Artwork Information

  • Title:

    Twachtman House, The

  • Artist:

    Twachtman, John Henry

  • Artist Bio:

    American, 1853–1902

  • Date:

    about 1890

  • Medium:

    Oil on wood panel

  • Dimensions:

    12 5/8 x 19 3/4 x 7/16 inches

  • Credit Line:

    Wichita Art Museum, John W. and Mildred L. Graves Collection

  • Object Number:


  • Display:

    Not Currently on Display

About the Artwork

Twachtman studied art in academies and art colony settings in France and Germany before settling down to the life of artist and teacher in New York in 1886. In the summer of 1889, in Newport, Twachtman taught what may have been the first plein-air painting class in the United States. After an introduction to the idyllic qualities of rural Connecticut through visits to the farm of fellow artist J. Alden Weir, Twachtman bought his own piece of rural paradise—17 acres on Round Hill Road outside of Greenwich, Connecticut—in 1890.

The paintings and pastels, which Twachtman produced on his farm during his “Connecticut years” are considered to be the artist’s finest works as well as the images most Impressionist in character. Once he had moved out to the farm, Twachtman conducted his own summer school at the nearby fishing village of Cos Cob. Fellow artists such as Theodore Robinson, J.A. Weir, and Childe Hassam also joined Twachtman at his Round Hill home and at Cos Cob for pointing out-of-doors. During the 1890s Twachtman emerged as one of the leading American exponents of Impressionism.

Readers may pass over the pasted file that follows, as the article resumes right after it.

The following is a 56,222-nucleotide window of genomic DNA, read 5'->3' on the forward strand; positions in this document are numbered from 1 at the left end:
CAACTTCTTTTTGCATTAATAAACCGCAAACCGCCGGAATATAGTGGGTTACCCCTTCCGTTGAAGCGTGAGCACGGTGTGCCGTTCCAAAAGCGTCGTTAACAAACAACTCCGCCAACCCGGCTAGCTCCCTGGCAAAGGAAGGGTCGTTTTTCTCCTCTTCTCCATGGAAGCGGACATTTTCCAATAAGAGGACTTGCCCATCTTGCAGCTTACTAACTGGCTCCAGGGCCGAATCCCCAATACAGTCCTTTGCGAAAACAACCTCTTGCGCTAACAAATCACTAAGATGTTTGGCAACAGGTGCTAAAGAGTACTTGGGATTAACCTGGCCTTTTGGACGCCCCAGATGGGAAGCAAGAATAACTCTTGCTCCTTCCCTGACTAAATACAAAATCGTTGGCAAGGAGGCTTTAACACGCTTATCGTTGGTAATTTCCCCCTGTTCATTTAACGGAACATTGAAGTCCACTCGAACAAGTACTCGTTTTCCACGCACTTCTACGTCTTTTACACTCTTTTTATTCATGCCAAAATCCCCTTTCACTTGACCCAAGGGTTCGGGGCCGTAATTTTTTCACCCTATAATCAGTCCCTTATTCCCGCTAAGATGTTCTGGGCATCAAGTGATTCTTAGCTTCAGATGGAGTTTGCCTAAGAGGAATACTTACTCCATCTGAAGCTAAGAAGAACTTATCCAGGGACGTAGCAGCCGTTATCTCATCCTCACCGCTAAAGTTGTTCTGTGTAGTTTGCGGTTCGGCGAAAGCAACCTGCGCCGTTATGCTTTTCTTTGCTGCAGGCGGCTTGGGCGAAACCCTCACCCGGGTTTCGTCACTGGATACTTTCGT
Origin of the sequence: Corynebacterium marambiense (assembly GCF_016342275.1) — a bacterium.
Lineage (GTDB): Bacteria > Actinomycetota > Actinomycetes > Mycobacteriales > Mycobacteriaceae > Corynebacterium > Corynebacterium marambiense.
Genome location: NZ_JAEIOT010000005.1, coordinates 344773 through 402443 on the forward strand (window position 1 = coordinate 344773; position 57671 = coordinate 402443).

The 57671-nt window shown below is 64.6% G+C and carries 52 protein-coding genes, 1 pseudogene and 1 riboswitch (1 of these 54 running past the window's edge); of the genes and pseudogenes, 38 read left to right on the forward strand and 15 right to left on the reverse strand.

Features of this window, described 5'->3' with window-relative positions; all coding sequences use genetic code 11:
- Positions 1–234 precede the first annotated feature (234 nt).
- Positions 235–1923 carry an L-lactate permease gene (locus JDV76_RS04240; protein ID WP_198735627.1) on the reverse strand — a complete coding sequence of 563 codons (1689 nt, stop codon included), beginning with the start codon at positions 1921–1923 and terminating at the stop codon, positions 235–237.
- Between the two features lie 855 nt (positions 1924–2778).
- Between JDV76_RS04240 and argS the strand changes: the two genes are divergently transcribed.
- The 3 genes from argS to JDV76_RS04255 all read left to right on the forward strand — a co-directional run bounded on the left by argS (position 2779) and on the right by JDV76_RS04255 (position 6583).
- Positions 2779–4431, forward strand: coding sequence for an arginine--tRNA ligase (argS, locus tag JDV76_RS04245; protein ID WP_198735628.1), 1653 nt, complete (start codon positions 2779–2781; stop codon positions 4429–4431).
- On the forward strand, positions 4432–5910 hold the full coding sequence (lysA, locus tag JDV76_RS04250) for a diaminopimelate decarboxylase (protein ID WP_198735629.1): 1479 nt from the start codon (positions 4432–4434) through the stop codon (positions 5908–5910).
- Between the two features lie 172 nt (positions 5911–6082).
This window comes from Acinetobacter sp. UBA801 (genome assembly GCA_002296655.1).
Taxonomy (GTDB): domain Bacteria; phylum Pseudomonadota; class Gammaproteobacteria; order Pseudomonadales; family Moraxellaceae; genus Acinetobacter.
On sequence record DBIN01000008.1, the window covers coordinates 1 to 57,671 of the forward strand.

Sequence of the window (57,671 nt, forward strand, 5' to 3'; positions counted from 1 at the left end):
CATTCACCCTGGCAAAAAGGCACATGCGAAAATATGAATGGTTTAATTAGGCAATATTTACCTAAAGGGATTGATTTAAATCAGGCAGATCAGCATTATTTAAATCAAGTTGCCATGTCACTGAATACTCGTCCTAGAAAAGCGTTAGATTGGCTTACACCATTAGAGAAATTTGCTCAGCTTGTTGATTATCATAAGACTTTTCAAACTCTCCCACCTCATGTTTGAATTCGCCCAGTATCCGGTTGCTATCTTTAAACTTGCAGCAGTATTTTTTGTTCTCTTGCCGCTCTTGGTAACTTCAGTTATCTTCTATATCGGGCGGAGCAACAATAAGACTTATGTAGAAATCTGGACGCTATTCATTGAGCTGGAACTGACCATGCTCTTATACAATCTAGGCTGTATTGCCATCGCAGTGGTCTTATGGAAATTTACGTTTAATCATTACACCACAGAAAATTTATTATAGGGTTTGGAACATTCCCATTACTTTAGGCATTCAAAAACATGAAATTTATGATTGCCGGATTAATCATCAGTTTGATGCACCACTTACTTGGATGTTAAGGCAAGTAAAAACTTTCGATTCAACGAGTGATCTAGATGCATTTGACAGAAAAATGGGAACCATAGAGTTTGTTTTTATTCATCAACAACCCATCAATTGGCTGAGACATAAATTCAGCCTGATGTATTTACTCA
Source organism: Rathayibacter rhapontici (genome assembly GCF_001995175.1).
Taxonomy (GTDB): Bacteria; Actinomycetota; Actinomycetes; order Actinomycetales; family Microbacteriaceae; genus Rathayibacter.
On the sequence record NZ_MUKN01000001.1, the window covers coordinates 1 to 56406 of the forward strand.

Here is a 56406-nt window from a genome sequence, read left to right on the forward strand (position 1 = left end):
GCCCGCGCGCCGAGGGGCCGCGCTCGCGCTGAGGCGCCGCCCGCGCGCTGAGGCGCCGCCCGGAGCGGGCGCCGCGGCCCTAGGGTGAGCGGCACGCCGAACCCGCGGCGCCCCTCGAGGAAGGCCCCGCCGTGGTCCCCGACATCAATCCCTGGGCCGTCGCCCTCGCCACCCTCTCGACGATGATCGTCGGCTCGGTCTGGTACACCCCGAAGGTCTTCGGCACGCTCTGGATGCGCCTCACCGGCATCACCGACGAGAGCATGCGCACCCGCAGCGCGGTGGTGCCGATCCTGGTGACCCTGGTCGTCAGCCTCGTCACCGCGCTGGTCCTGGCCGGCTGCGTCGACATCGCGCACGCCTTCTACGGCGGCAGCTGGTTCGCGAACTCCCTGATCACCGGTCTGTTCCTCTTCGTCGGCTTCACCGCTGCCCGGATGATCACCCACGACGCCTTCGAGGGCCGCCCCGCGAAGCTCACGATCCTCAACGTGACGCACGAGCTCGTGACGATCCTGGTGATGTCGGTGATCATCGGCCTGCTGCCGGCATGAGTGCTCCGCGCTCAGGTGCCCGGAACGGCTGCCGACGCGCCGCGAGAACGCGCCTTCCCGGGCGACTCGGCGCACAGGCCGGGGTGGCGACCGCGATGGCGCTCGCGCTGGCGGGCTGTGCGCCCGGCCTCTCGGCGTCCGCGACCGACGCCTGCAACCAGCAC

Twachtman scholar Lisa Peters interprets Twachtman’s paintings of his house as testimony to the artist’s personal sense of serenity and comfort: he paints the house from a vantage point of a low hill behind the structure and looking down on it. One sees his garden, several paths crossing the landscape, and plenty of vegetation. The house seems to be snugly planted in a bed of lush greenery. The pastel colors, the blurred forms, and the textured brushwork convey the idea of the merging of architecture and landscape. It is as if organic harmony between man and nature had been achieved.